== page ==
December 17, 2015 – Five months after NASA’s New Horizons spacecraft flew past Pluto to take the first images and measurements of this icy world and its system of satellites, knowledge about this distant system continues to unfold.
New Horizons science team members are highlighting the latest findings from the Pluto flyby at this week’s American Geophysical Union (AGU) fall meeting in San Francisco. Among the highlights are insights into Pluto’s geology and composition, as well as new details about the unexpected haze in Pluto’s atmosphere and its interaction with the solar wind.
“We’re much less than halfway through transmitting data about the Pluto system to Earth, but a wide variety of new scientific results are already emerging,” said New Horizons Principal Investigator Alan Stern of the Southwest Research Institute in Boulder, Colorado.
Geological evidence has been found for widespread past and present glacial activity, including the formation of networks of eroded valleys, some of which are “hanging valleys,” much like those in Yellowstone National Park, Wyoming.
“Pluto has greatly exceeded our expectations in diversity of landforms and processes — processes that continue to the present,” said Alan Howard of the University of Virginia, Charlottesville, a scientific collaborator with the New Horizons’ Geology, Geophysics and Imaging team.
Key to understanding activity on Pluto is the role of the deep layer of solid nitrogen and other volatile ices that fill the left side of Pluto’s ‘heart’—a vast, 620-mile (1,000-kilometer) -wide basin, informally named Sputnik Planum. New numerical models of thermal convection within this ice layer not only explain the numerous polygonal ice features seen on Sputnik Planum’s surface, but indicate this layer may be up to a few miles thick. Evaporation of this nitrogen and condensation on higher surrounding terrain leads to glacial flow back toward the basin; additional numerical models of nitrogen ice flow show how Pluto’s landscape has been and is still being transformed.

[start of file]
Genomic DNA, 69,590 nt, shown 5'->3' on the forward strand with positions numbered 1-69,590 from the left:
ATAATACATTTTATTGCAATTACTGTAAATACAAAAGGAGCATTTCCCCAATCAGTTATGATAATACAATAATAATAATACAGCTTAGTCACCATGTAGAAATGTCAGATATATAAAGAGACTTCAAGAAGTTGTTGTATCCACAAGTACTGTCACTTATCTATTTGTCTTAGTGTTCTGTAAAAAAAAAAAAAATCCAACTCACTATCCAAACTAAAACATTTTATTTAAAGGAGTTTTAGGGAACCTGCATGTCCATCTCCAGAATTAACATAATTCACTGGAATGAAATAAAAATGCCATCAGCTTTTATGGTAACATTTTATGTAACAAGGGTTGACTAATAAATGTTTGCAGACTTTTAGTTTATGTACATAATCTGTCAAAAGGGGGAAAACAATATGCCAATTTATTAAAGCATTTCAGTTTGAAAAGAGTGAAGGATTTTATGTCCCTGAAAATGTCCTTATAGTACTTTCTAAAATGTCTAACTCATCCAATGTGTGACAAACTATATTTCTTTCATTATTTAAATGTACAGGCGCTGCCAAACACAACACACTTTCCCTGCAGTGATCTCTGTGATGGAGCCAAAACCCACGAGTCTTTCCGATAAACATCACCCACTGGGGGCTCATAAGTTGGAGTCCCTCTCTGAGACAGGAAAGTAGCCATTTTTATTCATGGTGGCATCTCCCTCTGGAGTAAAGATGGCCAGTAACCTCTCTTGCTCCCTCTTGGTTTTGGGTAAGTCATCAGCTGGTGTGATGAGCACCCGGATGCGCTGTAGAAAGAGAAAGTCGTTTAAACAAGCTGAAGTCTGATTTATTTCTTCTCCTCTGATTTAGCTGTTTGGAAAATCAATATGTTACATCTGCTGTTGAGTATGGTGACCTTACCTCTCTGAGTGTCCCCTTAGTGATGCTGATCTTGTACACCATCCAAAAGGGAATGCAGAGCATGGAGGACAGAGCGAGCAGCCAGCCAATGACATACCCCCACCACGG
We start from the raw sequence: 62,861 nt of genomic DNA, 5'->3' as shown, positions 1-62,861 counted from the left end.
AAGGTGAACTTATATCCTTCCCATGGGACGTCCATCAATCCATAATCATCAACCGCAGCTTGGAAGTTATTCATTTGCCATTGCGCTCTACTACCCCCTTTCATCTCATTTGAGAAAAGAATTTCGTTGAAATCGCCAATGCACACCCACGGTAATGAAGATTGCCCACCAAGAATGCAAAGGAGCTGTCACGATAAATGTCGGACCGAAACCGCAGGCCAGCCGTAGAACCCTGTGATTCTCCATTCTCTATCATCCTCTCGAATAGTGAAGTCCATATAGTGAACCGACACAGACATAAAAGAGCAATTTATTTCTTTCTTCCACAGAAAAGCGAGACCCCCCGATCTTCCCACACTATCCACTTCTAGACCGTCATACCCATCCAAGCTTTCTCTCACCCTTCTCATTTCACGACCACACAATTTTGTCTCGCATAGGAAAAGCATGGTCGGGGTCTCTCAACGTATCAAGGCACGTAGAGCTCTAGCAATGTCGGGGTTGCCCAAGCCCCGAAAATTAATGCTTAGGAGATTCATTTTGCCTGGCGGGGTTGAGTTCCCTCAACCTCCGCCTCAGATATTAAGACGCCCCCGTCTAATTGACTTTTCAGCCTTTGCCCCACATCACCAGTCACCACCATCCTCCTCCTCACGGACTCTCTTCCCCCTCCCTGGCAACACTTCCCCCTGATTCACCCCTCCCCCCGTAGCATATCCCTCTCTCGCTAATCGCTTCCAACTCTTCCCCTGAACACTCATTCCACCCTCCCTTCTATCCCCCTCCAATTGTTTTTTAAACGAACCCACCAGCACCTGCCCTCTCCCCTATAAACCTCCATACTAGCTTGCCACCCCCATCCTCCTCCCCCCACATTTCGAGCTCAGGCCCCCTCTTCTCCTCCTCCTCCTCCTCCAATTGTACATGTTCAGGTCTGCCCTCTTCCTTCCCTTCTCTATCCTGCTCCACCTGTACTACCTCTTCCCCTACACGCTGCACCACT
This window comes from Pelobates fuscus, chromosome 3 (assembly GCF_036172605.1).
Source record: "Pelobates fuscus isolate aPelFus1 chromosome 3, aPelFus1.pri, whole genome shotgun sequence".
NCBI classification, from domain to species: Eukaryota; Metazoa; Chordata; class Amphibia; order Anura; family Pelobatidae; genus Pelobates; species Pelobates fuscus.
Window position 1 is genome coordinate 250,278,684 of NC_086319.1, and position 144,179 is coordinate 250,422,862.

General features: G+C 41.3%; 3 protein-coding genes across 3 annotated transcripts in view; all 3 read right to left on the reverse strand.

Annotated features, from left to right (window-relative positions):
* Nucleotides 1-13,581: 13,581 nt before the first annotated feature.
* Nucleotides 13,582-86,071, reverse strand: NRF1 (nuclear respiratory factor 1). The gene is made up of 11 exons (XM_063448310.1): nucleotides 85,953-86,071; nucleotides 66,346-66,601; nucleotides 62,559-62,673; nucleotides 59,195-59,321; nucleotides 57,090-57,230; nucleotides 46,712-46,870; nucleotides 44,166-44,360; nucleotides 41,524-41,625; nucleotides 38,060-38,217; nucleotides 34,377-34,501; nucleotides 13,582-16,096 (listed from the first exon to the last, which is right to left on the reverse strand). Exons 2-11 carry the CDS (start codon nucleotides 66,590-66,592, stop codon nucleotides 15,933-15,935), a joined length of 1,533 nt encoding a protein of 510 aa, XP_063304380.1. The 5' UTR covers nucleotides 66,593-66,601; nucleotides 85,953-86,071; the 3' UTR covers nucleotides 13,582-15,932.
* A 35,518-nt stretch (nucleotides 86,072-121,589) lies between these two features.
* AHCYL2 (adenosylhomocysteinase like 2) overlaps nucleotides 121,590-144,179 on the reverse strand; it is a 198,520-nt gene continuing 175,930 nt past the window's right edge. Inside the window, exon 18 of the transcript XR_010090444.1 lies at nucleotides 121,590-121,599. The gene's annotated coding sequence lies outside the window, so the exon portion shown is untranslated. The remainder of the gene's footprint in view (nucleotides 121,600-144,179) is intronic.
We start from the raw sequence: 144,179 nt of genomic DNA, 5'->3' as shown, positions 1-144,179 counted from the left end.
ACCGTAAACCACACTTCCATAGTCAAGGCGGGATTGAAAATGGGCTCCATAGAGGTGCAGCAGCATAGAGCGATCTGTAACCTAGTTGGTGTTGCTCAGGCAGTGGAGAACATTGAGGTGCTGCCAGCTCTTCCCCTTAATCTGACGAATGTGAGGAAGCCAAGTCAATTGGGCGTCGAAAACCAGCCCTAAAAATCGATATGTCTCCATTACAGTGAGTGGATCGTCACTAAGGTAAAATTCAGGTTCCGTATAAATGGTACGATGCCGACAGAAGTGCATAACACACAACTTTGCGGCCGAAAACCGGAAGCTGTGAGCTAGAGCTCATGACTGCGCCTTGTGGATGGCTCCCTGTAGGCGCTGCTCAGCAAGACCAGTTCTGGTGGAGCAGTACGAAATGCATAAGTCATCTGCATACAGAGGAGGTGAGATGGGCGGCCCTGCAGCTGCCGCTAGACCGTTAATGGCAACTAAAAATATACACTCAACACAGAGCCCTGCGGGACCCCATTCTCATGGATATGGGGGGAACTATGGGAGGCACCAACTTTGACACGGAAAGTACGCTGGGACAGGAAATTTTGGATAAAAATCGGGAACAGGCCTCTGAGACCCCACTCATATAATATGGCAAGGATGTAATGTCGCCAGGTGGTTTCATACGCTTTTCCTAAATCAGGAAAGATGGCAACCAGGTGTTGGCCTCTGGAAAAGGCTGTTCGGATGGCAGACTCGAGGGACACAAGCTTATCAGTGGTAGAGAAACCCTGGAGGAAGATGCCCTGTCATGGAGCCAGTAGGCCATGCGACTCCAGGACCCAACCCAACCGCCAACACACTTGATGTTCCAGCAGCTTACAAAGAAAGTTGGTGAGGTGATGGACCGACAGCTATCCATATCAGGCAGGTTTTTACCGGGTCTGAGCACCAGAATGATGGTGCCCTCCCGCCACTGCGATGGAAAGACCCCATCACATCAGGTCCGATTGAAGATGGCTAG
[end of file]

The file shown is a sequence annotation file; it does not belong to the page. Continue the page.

In the last few months, New Horizons has also returned a multitude of color and phase-angle data on the remarkable atmospheric haze that surrounds Pluto, rising hundreds of miles or kilometers above the surface. In addition to assessing its optical properties, the science team is examining several important questions about Pluto’s extensive haze: where it originates, why it forms layers, and how it varies spatially around Pluto.
“Like almost everything on Pluto, the haze is much more complicated than we thought,” said Andy Cheng, New Horizons co-investigator with the Johns Hopkins University Applied Physics Laboratory, Laurel, Maryland. “But with the excellent New Horizons data currently in hand, we soon expect to have a much better understanding.”
New Horizons has also found new and more stringent limits for an atmosphere on Pluto’s largest moon, Charon. Moreover, scientists studying infrared spectral observations of Charon from the LEISA instrument aboard New Horizons are reporting evidence that ammonia (NH3) absorption occurs at a low level across a large portion of Charon’s surface, not just the high local concentrations that had been previously detected in a few locations. One of those, the informally named Organa Crater, had been noted as being especially rich in NH3. It’s not yet known what controls the distribution of Charon’s NH3, or if it comes from Charon’s interior or an external source.
New Horizons scientists are also presenting findings about how Pluto and its moons interact with the solar wind, a constant stream of particles and plasma that flows from the sun and is still traveling at 900,000 miles per hour (1.4 million kilometers per hour) at Pluto. Pluto’s outflowing atmosphere provides a source of neutral atoms that can exchange electrons with the solar wind’s positively charged atoms of oxygen (O), carbon (C), and nitrogen (N). Observations from the Earth-orbiting Chandra X-ray Observatory during closest approach contributed to scientists’ understanding of the processes at work. Team members searched for X-ray emissions near Pluto to help determine the rate at which Pluto’s atmosphere is being lost to space, in much the same way X-ray emissions are used to characterize the outflow of material from comets.